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Brian Stump originally wanted to use seismic wave analysis to detect underground nuclear explosions. While developing more sophisticated instruments for interpreting seismic waves, Stump also has discovered more about the Earth.

"Because seismic waves are useful, the Department of Defense has spent a lot of money placing seismographs all over the world," says Stump, a seismologist and professor of geological sciences in Dedman College. "These instruments have opened the door for modern seismology and geophysics by enabling us to identify earthquakes of relatively small magnitude and to understand the structure of the Earth in more detail. As we began to make maps of quake activity, we began to understand plate tectonics and the idea that earthquakes occur along plate boundaries."

Stump's research focuses on the spread of seismic waves from explosions and natural geological events. He uses controlled mining explosions and earthquakes to study the Earth's structure, as well as the physics of an event that generates waveforms that are propagated worldwide.

His research has led to three important developments:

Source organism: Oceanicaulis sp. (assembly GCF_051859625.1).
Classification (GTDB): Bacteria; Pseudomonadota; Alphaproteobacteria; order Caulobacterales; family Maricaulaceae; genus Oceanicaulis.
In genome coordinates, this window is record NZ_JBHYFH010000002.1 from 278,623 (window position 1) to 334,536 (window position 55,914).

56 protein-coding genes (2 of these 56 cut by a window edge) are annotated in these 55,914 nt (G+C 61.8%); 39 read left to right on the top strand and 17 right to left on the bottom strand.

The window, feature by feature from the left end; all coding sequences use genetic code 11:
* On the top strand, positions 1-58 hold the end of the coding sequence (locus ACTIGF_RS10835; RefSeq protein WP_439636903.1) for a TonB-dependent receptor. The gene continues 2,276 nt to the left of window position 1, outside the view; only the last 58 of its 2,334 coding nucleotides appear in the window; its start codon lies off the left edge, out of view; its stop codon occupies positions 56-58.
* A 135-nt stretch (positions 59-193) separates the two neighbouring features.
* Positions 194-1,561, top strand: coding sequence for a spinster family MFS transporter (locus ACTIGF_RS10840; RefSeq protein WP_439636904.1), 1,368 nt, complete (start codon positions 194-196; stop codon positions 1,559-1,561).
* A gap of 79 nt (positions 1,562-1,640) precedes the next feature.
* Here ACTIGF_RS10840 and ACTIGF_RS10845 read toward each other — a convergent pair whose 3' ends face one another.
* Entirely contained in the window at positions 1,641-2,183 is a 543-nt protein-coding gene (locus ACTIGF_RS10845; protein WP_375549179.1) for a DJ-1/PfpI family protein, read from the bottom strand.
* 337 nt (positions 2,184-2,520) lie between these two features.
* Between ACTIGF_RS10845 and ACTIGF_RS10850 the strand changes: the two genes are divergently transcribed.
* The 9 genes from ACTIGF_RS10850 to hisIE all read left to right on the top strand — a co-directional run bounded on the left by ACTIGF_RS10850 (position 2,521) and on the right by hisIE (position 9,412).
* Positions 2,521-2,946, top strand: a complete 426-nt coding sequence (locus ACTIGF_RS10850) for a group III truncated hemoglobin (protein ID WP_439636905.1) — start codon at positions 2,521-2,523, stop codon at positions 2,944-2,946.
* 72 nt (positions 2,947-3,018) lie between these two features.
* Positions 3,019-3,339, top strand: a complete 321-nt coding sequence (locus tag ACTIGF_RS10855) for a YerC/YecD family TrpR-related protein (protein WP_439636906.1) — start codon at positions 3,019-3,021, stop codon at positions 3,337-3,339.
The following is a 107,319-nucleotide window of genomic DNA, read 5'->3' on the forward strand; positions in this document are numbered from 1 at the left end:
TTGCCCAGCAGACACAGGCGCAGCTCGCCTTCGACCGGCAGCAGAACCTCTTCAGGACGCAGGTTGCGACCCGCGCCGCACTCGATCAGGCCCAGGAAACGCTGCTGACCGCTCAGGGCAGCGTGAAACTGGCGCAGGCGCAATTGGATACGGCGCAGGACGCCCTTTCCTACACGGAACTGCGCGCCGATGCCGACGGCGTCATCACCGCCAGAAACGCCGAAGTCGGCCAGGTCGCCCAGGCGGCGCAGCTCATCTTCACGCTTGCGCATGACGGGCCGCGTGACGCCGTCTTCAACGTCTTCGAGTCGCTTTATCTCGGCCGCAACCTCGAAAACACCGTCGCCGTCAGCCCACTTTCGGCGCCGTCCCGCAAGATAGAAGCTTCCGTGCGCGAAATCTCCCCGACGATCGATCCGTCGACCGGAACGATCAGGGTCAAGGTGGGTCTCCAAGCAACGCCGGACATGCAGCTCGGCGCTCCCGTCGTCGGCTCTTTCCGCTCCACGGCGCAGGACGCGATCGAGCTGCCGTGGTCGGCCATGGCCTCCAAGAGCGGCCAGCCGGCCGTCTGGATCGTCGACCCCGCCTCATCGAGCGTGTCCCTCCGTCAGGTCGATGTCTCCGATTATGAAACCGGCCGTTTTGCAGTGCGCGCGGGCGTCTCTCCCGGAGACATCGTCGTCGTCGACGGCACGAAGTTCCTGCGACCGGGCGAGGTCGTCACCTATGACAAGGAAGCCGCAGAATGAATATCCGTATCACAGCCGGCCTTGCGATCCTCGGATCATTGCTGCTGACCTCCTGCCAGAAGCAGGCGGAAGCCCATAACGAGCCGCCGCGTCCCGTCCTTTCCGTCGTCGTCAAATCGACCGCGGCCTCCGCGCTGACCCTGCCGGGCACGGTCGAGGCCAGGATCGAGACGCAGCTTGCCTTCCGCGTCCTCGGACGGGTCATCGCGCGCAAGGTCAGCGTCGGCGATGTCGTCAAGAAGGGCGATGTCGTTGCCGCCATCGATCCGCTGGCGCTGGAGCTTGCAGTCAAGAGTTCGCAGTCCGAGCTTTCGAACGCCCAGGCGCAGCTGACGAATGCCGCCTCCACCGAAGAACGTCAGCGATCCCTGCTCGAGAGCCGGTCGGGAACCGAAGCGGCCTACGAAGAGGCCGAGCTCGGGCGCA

• Mathematical and theoretical models for representing the sources of seismic waves and some of their characteristics;
  • A better understanding of high-frequency waves; and
  • Pinpointing the characteristics of waves generated by mining explosions and how they differ from earthquakes and underground nuclear explosions.

Stump and other scientists are trying to ensure that small mining explosions are not misread as nuclear tests. Stump's recent research focuses on the characteristics of explosions, including quantification of single-fired nuclear and chemical explosions and multi-fired chemical explosions commonly used by the mining industry. What he is learning about the spatial and temporal effects of mining explosions and their signature in regional waveforms has applications for monitoring a Comprehensive Test Ban Treaty where even small explosions will be identified using their seismic signatures to ensure compliance.

Stump received his Ph.D. from the University of California at Berkeley. He joined the SMU faculty in 1983, and is a member of the Air Force Technical Applications Center Seismic Review Panel. He served as scientific adviser to the U.S. delegation to the Conference on Disarmament in Geneva, Switzerland, from 1994 to 1996 and has been a consultant and staff member at Los Alamos National Laboratory.

For more information: Brian Stump
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